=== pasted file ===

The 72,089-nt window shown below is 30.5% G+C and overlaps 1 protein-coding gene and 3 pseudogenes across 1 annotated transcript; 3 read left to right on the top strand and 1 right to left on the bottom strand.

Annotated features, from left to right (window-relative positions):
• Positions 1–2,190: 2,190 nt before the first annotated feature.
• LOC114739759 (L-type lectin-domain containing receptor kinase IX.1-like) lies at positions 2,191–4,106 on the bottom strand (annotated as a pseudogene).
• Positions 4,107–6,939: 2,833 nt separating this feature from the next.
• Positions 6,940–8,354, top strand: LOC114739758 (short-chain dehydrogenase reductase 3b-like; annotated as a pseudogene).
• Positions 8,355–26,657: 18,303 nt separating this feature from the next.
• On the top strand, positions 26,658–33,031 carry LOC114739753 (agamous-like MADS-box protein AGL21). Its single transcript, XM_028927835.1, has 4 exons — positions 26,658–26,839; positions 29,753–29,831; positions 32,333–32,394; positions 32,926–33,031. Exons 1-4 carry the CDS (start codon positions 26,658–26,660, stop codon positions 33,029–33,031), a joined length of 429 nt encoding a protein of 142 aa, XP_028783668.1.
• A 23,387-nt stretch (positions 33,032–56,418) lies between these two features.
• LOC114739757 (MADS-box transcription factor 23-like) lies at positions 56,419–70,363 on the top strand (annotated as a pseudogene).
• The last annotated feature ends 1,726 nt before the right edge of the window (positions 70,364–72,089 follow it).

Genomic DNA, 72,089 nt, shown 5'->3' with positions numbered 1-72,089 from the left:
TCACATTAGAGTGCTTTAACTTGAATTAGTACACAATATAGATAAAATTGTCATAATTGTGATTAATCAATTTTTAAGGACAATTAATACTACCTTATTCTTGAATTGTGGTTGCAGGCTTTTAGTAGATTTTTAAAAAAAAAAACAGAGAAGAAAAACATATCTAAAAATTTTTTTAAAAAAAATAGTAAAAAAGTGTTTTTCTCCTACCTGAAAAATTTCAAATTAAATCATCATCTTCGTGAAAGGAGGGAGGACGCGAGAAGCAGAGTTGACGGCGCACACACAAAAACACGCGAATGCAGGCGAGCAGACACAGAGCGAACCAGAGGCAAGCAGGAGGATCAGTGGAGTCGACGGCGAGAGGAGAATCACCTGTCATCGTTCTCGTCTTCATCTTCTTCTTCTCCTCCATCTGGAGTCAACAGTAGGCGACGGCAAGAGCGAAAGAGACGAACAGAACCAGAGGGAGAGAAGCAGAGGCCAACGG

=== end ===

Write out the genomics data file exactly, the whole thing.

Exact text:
The 72,089-nt window shown below is 30.5% G+C and overlaps 1 protein-coding gene and 3 pseudogenes across 1 annotated transcript; 3 read left to right on the top strand and 1 right to left on the bottom strand.

Annotated features, from left to right (window-relative positions):
• Positions 1–2,190: 2,190 nt before the first annotated feature.
• LOC114739759 (L-type lectin-domain containing receptor kinase IX.1-like) lies at positions 2,191–4,106 on the bottom strand (annotated as a pseudogene).
• Positions 4,107–6,939: 2,833 nt separating this feature from the next.
• Positions 6,940–8,354, top strand: LOC114739758 (short-chain dehydrogenase reductase 3b-like; annotated as a pseudogene).
• Positions 8,355–26,657: 18,303 nt separating this feature from the next.
• On the top strand, positions 26,658–33,031 carry LOC114739753 (agamous-like MADS-box protein AGL21). Its single transcript, XM_028927835.1, has 4 exons — positions 26,658–26,839; positions 29,753–29,831; positions 32,333–32,394; positions 32,926–33,031. Exons 1-4 carry the CDS (start codon positions 26,658–26,660, stop codon positions 33,029–33,031), a joined length of 429 nt encoding a protein of 142 aa, XP_028783668.1.
• A 23,387-nt stretch (positions 33,032–56,418) lies between these two features.
• LOC114739757 (MADS-box transcription factor 23-like) lies at positions 56,419–70,363 on the top strand (annotated as a pseudogene).
• The last annotated feature ends 1,726 nt before the right edge of the window (positions 70,364–72,089 follow it).

Genomic DNA, 72,089 nt, shown 5'->3' with positions numbered 1-72,089 from the left:
TCACATTAGAGTGCTTTAACTTGAATTAGTACACAATATAGATAAAATTGTCATAATTGTGATTAATCAATTTTTAAGGACAATTAATACTACCTTATTCTTGAATTGTGGTTGCAGGCTTTTAGTAGATTTTTAAAAAAAAAAACAGAGAAGAAAAACATATCTAAAAATTTTTTTAAAAAAAATAGTAAAAAAGTGTTTTTCTCCTACCTGAAAAATTTCAAATTAAATCATCATCTTCGTGAAAGGAGGGAGGACGCGAGAAGCAGAGTTGACGGCGCACACACAAAAACACGCGAATGCAGGCGAGCAGACACAGAGCGAACCAGAGGCAAGCAGGAGGATCAGTGGAGTCGACGGCGAGAGGAGAATCACCTGTCATCGTTCTCGTCTTCATCTTCTTCTTCTCCTCCATCTGGAGTCAACAGTAGGCGACGGCAAGAGCGAAAGAGACGAACAGAACCAGAGGGAGAGAAGCAGAGGCCAACGG